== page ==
As an international student, living independently for the first time can be challenging. Trying to balance your studies as well as attending to your financial needs can be overwhelming. However, if you do enough research and planning beforehand, you might just be able to avoid getting into this financial stress!
We all know that being a student with limited finance can sometimes be challenging. However, with a little inventiveness, you can save significant money!
Tips to help you save money as an international student in Australia
Living and studying in Australia can be an exciting experience, but it is important to have budgeted carefully for your time of stay in the country, with the knowledge that you will be able to live comfortably while studying and have the most enjoyable experience possible.
Australian migration laws require international students to show evidence that they are able to contribute and live to a certain standard when they start their study in Australia. This gives students the ability to focus on their studies and live less stressfully when it comes to handling their budget, while still experiencing the culture and what it has to offer.
International students are able to supplement their income in Australia with money earned through part-time work, but only if this does not effect their study hours, while also being able to meet all of the living costs that eventuate from paying for food, accommodation and bills.
As of the October 2019, Immigration regulations on the basic rate of living costs, has increased. Below is a basic guide as to the amount of funds that all prospective students must acquire before applying for their student visa.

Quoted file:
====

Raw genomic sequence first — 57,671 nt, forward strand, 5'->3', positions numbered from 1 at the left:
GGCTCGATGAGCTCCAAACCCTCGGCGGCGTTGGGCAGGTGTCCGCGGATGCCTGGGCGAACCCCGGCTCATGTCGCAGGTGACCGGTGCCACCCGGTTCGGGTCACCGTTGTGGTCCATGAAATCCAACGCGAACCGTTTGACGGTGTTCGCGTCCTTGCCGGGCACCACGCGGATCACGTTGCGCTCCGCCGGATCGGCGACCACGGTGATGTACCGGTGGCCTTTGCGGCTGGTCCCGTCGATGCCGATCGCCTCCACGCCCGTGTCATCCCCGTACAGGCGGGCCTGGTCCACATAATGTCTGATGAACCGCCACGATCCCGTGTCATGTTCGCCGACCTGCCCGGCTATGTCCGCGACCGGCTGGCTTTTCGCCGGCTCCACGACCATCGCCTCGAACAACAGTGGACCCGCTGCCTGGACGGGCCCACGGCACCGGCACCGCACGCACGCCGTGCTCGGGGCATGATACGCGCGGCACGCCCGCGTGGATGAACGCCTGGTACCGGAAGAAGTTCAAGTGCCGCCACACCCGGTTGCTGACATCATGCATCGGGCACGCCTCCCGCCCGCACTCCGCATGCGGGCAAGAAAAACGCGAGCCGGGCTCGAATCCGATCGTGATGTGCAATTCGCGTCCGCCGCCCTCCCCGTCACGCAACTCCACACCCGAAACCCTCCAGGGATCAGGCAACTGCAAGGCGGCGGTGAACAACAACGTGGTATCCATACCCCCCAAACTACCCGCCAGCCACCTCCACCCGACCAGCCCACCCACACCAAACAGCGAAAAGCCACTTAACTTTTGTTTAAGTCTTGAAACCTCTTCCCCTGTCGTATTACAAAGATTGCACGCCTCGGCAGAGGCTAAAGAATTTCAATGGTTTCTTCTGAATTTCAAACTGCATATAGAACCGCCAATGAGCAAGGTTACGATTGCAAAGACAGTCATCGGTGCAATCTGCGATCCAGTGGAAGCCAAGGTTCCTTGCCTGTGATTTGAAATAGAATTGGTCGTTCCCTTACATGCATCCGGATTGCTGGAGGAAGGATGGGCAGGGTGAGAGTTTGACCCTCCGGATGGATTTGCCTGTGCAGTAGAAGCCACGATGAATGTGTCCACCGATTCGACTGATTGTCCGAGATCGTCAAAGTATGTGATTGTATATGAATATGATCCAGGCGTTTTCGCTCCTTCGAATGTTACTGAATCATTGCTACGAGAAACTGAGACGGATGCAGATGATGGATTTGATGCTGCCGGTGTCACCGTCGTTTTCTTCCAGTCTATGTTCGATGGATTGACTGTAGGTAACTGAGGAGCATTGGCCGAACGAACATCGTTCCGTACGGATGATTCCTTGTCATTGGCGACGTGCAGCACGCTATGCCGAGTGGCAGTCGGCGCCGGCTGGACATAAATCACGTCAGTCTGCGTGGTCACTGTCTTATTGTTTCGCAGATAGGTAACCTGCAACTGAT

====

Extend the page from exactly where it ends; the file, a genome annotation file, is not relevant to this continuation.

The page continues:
- A$21,041 a year for the prospective student
- A$7,362 a year for the students partner
- A$3,152 a year for the students dependent
These costs can vary considerably city to city depending on where you plan to live in Australia. Check out the Immigration page to work out how much money you will need as an international student in Australia
Once you have settled in the country and have acquainted yourself with your environment, it is helpful to budget according to your living standards as soon as possible. Take into consideration the costs of food, accommodation, transport, entertainment, clothing and travel costs. Sticking to a budget will help you know exactly where your money goes and be safe in the knowledge that you will have enough to live comfortably and stress-free.
Have a budget
Many international students begin independent living for the first time in their host countries. This can be stressful as they begin to realise how they are required to juggle multiple things including their studies as well as paying the rent, electricity bills and food. However, self-discipline along with planning and research can help stop you from feeling overwhelmed during your stay.
To avoid financial stress, it is advisable to create and stick to a budget. Here are some tips to help you achieve this: